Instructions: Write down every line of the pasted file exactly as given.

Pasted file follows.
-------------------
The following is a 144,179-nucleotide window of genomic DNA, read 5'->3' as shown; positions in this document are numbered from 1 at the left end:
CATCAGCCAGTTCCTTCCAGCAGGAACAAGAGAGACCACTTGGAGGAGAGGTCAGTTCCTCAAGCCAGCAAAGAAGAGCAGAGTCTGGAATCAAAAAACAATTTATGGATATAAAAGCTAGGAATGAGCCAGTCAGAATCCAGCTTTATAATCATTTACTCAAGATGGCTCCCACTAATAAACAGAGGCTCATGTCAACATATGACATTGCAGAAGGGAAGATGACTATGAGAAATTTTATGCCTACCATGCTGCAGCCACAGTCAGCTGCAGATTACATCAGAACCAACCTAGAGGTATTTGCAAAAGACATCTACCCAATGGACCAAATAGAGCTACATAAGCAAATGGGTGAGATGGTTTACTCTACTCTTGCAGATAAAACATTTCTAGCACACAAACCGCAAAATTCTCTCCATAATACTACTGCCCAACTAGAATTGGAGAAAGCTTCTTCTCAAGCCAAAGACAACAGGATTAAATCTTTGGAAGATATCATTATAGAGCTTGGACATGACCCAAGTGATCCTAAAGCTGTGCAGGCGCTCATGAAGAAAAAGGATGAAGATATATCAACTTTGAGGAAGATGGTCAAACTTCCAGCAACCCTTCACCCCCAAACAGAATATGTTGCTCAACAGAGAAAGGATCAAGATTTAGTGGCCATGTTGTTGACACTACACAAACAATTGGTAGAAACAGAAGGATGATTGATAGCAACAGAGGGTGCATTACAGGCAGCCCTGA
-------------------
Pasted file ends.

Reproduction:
The following is a 144,179-nucleotide window of genomic DNA, read 5'->3' as shown; positions in this document are numbered from 1 at the left end:
CATCAGCCAGTTCCTTCCAGCAGGAACAAGAGAGACCACTTGGAGGAGAGGTCAGTTCCTCAAGCCAGCAAAGAAGAGCAGAGTCTGGAATCAAAAAACAATTTATGGATATAAAAGCTAGGAATGAGCCAGTCAGAATCCAGCTTTATAATCATTTACTCAAGATGGCTCCCACTAATAAACAGAGGCTCATGTCAACATATGACATTGCAGAAGGGAAGATGACTATGAGAAATTTTATGCCTACCATGCTGCAGCCACAGTCAGCTGCAGATTACATCAGAACCAACCTAGAGGTATTTGCAAAAGACATCTACCCAATGGACCAAATAGAGCTACATAAGCAAATGGGTGAGATGGTTTACTCTACTCTTGCAGATAAAACATTTCTAGCACACAAACCGCAAAATTCTCTCCATAATACTACTGCCCAACTAGAATTGGAGAAAGCTTCTTCTCAAGCCAAAGACAACAGGATTAAATCTTTGGAAGATATCATTATAGAGCTTGGACATGACCCAAGTGATCCTAAAGCTGTGCAGGCGCTCATGAAGAAAAAGGATGAAGATATATCAACTTTGAGGAAGATGGTCAAACTTCCAGCAACCCTTCACCCCCAAACAGAATATGTTGCTCAACAGAGAAAGGATCAAGATTTAGTGGCCATGTTGTTGACACTACACAAACAATTGGTAGAAACAGAAGGATGATTGATAGCAACAGAGGGTGCATTACAGGCAGCCCTGA